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CRATE TRAINING // BITING AND CHEWING // HOUSE TRAINING
SOCIALIZATION // TRAINING TIPS // TO BREED OR NOT TO BREED

Socialization
What your puppy learns about people and his environment now will stay with him for the
rest of his life. From his fourth to twelfth week a puppy acquires almost all of his adult
sensory, motor and learning abilities. The more loving interaction you establish now, the
stronger the bond your dog will have with you later. Plan to spend at least two periods a
day playing with your puppy. Use playtime to teach your puppy the basic training
commands.

As soon as your veterinarian says it's safe, you should also begin exposing your puppy to as much of the outside world as possible. Introduce your pup to a variety of positive experiences. Visits three new places a week and introduce him to five new people at each place (find a variety of people). Take your pup on regular car rides-use a carrier to insure safer driving.

Puppies may be predisposed to developing phobias between 8 and 11 weeks of age. During this time, you may want to be cautious when exposing your puppy to particularly stressful experiences, like large crowds and unusually loud noises. If he does become frightened, reassure him in a cheerful voice and pass it off quickly. Keep in mind; your puppy will sense feelings from you, so keep your response fairly matter-of-fact. Too much attention to a frightening experience may actually encourage a phobia.

Brush your pup daily with lots of affection and reassurance to make it a special time for both of you. At the same time, handle your pup's feet and ears and open his mouth for inspection. Massage him all over. If the pup fusses, say "no" firmly. When he is quiet, talk to him in a soft, pleasant voice. Similarly, teaching your puppy to allow you to wipe his paws now will be a real asset when he's full grown, bounding inside with wet feet on a rainy day!

Leash Training Fundamentals
Complete leash training is a gradual process. However, the fundamentals of leash training are an essential part of basic puppy training. Begin by having your puppy wear a collar. She may resist this at first but do not give in; for the safety of your puppy this is one rule that must not be broken. Once your puppy is used to the collar, begin letting her drag her leash around the house, under your supervision. When it's potty time, guide the puppy to her potty place on her leash. Get her used to walking on your left side by simply placing her there each and every time you take her outside. Most puppies learn to love their leash since it's a signal they're going outside - and puppies love to explore!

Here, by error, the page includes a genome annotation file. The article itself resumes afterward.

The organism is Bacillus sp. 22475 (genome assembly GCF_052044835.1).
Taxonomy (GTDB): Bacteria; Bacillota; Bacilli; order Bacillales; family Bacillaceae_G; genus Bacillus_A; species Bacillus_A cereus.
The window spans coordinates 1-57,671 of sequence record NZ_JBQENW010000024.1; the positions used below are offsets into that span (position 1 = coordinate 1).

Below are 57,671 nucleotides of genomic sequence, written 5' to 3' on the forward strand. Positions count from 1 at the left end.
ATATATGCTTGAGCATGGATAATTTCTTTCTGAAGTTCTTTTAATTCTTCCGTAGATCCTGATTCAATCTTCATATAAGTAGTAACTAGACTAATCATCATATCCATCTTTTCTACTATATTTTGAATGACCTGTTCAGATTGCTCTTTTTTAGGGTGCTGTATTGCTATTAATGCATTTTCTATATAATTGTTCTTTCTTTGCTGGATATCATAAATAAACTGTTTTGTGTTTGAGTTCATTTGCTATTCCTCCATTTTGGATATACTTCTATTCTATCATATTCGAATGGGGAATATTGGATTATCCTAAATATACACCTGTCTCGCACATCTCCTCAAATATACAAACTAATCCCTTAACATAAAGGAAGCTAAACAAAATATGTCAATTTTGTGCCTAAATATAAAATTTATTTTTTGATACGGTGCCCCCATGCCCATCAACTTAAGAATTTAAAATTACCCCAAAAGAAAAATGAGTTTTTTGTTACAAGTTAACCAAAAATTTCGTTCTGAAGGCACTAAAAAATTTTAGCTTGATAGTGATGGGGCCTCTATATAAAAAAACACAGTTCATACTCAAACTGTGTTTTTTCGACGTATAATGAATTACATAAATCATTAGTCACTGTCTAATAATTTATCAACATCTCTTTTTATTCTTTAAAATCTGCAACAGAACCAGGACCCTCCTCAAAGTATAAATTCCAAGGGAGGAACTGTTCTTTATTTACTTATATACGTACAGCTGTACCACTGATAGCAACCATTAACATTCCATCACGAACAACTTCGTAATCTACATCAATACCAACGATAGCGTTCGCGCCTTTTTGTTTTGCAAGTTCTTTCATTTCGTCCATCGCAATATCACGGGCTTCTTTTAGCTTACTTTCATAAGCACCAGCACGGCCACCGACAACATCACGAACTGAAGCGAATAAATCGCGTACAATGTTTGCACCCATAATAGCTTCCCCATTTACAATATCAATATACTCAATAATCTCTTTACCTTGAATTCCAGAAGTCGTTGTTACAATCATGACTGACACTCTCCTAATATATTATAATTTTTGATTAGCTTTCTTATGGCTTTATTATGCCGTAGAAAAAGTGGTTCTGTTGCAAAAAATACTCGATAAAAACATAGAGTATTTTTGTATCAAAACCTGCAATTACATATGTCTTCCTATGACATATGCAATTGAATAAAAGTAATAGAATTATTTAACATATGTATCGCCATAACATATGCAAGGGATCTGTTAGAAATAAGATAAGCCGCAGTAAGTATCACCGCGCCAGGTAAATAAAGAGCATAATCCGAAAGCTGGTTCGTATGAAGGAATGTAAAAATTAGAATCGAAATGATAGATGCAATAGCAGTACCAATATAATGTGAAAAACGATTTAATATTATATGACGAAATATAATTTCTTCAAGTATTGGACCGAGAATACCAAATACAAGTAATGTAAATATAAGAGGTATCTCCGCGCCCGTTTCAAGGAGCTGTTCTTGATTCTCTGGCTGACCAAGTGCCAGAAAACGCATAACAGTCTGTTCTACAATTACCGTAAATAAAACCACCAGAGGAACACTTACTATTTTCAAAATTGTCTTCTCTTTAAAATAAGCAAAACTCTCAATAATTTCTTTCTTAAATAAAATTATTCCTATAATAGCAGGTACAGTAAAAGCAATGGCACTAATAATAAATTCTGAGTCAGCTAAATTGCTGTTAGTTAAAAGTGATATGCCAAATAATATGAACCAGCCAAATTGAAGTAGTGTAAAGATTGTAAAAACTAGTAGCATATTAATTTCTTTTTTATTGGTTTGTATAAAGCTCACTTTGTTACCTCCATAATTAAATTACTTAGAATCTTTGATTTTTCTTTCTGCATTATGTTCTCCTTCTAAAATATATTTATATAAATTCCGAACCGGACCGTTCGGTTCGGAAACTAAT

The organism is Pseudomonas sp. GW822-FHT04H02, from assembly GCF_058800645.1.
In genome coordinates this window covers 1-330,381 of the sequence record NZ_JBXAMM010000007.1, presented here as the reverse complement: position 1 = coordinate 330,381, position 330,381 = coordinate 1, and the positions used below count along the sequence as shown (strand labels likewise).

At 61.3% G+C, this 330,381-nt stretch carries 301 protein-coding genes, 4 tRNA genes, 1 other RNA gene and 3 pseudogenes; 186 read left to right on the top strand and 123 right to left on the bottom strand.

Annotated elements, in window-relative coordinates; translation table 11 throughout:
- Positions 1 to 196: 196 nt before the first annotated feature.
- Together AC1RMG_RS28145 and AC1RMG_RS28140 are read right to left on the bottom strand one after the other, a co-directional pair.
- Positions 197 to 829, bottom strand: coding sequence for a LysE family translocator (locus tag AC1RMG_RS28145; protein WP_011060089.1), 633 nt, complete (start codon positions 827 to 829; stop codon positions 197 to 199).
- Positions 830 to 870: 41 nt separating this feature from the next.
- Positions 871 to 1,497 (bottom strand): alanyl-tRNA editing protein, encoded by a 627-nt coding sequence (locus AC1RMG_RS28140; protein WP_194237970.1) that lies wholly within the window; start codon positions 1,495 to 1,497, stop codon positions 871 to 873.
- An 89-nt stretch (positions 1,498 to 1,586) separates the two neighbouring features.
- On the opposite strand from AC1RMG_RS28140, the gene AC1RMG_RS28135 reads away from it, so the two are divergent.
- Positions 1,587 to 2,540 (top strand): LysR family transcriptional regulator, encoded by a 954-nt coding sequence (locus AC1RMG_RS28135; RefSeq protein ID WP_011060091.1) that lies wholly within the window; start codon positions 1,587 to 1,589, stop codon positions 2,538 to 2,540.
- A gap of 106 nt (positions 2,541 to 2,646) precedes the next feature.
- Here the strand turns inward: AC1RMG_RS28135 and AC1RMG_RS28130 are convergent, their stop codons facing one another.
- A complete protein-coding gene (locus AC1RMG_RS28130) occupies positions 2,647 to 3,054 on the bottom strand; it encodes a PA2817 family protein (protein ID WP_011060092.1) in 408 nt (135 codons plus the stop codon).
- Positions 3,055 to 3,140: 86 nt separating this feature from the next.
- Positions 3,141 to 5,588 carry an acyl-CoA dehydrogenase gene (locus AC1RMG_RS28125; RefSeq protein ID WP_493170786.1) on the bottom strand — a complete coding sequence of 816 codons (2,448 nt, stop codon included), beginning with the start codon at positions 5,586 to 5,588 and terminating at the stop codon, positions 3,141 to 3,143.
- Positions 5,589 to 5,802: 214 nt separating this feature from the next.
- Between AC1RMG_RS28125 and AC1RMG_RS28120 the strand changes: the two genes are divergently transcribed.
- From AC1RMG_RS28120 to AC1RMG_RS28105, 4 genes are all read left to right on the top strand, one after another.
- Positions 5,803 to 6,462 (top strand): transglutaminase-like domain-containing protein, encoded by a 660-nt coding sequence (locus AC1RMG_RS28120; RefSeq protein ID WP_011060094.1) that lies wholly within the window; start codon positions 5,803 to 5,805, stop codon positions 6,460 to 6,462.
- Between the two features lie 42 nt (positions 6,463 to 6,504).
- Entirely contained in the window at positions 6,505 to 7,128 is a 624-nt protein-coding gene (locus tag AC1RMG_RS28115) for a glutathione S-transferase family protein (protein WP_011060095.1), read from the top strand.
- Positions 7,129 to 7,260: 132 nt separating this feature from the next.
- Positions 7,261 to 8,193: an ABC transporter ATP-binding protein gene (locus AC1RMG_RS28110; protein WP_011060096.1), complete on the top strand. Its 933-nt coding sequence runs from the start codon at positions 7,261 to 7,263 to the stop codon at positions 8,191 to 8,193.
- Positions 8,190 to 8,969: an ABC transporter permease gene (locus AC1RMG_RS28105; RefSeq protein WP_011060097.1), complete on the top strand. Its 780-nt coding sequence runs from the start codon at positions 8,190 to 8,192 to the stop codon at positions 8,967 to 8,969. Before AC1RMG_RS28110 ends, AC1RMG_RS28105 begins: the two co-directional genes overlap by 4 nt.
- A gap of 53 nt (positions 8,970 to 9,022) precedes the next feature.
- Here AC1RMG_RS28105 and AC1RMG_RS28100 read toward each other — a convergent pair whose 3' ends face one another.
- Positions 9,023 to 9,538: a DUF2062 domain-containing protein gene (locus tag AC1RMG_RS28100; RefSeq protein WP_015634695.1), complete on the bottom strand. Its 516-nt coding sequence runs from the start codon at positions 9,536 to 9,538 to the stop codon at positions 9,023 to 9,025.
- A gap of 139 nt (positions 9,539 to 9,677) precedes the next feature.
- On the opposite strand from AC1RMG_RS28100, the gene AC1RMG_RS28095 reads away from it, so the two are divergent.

Heel
Once your puppy is used to her leash, you can introduce the command, "Heel." Stand with your puppy at your left side and start your walk. Talk to your puppy and keep her focused on you by making yourself the most interesting thing in her line of sight. When she becomes distracted and runs ahead, as she undoubtedly will, call her name and say, "Heel," and make an abrupt U-turn to the right. She will find herself behind you and hurry back to your side. Praise her and repeat. Make it fun for your puppy to heel with your praise and excitement and she will learn quickly.

Come
This basic training command should be started from the first day you bring your puppy home. As with all the basic commands, you should announce your intention by calling his name first, followed by the one word command - i.e., "Max, come!" Make the invitation as inviting as possible by using an enthusiastic voice. When he stumbles to you, praise generously. If he doesn't come immediately, give a tug on his leash, then guide him to you.

If you're having trouble getting your puppy to come, examine your technique. Are you using his name, getting his attention? Squat down to his level and put a lot of energy into an enthusiastic command. Praise lavishly and repeat quickly - puppies typically enjoy learning to come to their leader. Never use "Come" in an angry tone or to call our puppy for a punishment. "Come" must be seen as a positive behavior.

Sit
Teaching your puppy to sit can keep him out of a world of trouble and do wonderful things for your relationship - and by eight weeks of age, he's ready to learn this basic command. Start by getting your puppy's attention, then using his name and the command, "Max, sit," gently help your dog to a sitting position by folding his back legs under his bottom. Once sitting, praise him. Repeat the exercise often to reinforce the training.

You can also teach, "Sit" with a food reward. Using a kibble of Purina Puppy Chow, show your puppy the food. Once you have his attention, have him follow the treat as you move it slowly up and over his head. As the puppy follows the food, he will have to sit.

"Sit" is an excellent command to teach a puppy for praise. Once it's established in his mind that sitting is the sure way to receive praise, you will never have to worry about your puppy jumping on you or other people for attention.